"To investigate is to see the world differently, it's almost divine!"


grupo de pessoas em auditório

Entering the weekend, it was day to welcome our CAML PhD students, who came from various corners of the world, which meant that the presentation had to be given in the most universal language known: English.

The director of FMUL, Professor João Eurico da Fonseca, was the first to speak as the head of Lisbon School of Medicine, the institution to which these students are connected.  He highlighted the unique role that CAML offers for studying, for being composed of a faculty, a research center, and a hospital that is the largest in Portugal, "unique conditions in the country, if not in the world", he stated.

Although they can benefit from the Campus, which is composed of the Santa Maria Hospital, FMUL, and even iMM, it is the Faculty that they belong to.

professor a fazer uma palestra

Joaquim Ferreira, director of the Institute for Advanced Training (IFA) spoke to the students as a physician, but above all as a researcher. Questions like "why spend time doing research?", one of the slogans of this talk, or "what is it to be a researcher" were discussed with the direct intervention of the students seated in the audience, but the answer came from a phrase that he brought and that was part of his presentation, "I used to think that clouds were just clouds. I never dreamed you could write equations to explain them, and I love it." Inez Fung's, MIT's climatologist, answer more or less gives the dimension of this work that seems to have no limits, or that helps to draw limits, but by the stamp of those who investigate it. "To investigate is to see the world in a different way. It's almost divine" the professor ventured, drawing a few laughs from the audience.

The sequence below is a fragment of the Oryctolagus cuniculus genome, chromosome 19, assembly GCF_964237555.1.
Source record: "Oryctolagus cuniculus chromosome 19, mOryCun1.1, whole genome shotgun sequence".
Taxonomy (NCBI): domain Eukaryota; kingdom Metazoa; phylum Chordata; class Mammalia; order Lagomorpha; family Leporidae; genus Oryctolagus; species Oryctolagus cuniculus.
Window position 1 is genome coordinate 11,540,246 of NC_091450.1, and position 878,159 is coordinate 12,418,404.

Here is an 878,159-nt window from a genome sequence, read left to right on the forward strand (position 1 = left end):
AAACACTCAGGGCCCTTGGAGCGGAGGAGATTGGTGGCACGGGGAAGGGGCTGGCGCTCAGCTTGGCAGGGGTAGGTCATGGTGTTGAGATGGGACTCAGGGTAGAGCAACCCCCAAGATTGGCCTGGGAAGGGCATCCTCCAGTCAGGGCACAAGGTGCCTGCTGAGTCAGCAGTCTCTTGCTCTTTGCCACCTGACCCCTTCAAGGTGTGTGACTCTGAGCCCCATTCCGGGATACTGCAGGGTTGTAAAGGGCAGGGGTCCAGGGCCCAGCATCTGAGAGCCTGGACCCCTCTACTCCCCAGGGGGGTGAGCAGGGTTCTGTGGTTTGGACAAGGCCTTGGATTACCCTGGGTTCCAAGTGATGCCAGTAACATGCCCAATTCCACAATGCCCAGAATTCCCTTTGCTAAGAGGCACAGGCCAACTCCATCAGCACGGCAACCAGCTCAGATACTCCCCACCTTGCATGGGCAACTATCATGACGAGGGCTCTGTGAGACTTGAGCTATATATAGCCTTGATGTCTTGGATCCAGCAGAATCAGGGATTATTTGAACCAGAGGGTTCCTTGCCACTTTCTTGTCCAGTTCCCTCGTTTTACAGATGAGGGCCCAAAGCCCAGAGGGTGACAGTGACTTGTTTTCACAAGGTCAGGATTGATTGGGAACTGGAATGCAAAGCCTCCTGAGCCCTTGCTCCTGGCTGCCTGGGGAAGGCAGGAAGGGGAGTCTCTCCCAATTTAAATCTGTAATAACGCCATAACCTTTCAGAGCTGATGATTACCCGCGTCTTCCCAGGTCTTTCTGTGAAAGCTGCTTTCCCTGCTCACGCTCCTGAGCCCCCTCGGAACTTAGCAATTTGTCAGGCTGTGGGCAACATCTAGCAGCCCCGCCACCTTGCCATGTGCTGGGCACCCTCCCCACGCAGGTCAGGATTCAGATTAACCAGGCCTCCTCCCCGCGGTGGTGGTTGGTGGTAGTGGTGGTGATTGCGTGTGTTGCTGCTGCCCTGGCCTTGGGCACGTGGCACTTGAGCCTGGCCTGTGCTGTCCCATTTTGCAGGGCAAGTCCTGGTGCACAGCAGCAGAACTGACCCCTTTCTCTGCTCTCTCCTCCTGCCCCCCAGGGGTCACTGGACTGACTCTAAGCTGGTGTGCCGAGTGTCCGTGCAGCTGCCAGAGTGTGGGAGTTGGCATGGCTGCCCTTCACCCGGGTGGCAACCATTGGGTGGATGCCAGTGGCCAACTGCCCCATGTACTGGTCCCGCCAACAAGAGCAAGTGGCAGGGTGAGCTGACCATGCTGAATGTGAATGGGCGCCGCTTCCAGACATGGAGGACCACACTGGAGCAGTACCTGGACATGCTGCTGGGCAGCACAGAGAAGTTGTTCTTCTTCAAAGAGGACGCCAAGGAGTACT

plateia PhD

To be a researcher you have to be curious, seek answers to life's fundamental questions, and be aware that the work you do has direct consequences on people's lives. Working with rigor and honesty, in partnership and belonging to a community helps to create, to develop ideas and to get answers more easily. Professor Helena Cortez-Pinto emphasized exactly this aspect, "not wanting to take the lead alone" and the need "to work in groups because it's easier to point in a direction. If you want to change something it has to be together" and highlighted "the responsibility in each one of us to change", making this change possible for the benefit of all.

The most formal and structural part of the course was also presented, as well as the team and resources that are available to support the students over the next few years.